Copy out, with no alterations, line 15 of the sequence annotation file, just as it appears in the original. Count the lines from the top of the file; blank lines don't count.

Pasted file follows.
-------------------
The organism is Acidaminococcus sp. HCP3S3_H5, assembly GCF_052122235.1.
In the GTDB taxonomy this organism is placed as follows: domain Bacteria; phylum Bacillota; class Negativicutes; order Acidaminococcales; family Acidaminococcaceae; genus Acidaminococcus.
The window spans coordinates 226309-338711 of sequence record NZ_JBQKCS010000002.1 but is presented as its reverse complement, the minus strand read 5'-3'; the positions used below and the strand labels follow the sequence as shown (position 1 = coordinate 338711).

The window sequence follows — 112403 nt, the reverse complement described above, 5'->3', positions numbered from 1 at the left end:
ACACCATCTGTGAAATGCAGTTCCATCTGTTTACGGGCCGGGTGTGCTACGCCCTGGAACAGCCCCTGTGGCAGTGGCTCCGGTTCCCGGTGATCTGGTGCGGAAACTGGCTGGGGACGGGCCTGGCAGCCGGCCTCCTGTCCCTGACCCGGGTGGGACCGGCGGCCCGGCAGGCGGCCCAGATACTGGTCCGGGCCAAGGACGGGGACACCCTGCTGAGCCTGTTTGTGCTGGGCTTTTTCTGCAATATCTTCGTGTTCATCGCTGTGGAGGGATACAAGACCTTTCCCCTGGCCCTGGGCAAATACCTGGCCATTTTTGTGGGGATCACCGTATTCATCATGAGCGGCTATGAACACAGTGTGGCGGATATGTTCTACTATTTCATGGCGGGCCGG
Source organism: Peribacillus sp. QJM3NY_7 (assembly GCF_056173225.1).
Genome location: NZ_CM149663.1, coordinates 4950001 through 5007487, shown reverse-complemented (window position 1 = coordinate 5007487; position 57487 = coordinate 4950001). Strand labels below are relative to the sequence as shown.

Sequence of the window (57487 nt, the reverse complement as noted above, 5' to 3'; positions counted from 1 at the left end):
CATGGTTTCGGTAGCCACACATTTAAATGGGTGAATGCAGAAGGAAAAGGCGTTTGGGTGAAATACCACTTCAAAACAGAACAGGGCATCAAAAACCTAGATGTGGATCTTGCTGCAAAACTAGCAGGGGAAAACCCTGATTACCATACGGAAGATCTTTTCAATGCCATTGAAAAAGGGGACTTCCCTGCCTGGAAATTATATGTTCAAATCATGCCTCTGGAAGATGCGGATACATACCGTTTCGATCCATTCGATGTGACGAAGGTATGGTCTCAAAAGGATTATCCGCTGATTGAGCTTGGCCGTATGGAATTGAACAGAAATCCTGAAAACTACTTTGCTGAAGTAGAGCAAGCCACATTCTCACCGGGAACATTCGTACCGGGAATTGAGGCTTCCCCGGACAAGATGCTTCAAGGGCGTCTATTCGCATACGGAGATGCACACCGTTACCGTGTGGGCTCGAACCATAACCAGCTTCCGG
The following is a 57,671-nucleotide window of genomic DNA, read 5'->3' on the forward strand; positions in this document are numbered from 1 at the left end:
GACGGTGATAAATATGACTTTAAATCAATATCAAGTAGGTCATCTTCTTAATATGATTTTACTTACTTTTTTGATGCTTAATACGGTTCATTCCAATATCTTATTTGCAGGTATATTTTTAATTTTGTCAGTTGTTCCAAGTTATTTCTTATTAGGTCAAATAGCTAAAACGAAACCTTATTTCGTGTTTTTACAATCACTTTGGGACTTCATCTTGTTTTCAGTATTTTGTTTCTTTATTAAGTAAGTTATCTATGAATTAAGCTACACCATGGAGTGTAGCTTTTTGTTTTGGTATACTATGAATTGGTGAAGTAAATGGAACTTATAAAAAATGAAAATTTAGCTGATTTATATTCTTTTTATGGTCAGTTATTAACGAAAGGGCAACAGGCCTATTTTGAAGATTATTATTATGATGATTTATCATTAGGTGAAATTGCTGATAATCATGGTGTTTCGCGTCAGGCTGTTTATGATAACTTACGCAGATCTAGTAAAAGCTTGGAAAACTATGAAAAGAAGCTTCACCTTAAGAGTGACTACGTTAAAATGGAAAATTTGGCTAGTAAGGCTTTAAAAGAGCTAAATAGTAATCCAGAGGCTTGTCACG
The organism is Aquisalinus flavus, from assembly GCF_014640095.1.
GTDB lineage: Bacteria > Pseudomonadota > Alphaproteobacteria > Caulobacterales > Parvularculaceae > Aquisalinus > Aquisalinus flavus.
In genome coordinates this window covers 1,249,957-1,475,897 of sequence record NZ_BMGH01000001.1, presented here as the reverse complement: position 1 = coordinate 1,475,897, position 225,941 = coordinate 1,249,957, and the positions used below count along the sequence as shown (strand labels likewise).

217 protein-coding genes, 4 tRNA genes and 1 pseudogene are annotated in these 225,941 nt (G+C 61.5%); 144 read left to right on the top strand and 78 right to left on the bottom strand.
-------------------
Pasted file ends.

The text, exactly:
217 protein-coding genes, 4 tRNA genes and 1 pseudogene are annotated in these 225,941 nt (G+C 61.5%); 144 read left to right on the top strand and 78 right to left on the bottom strand.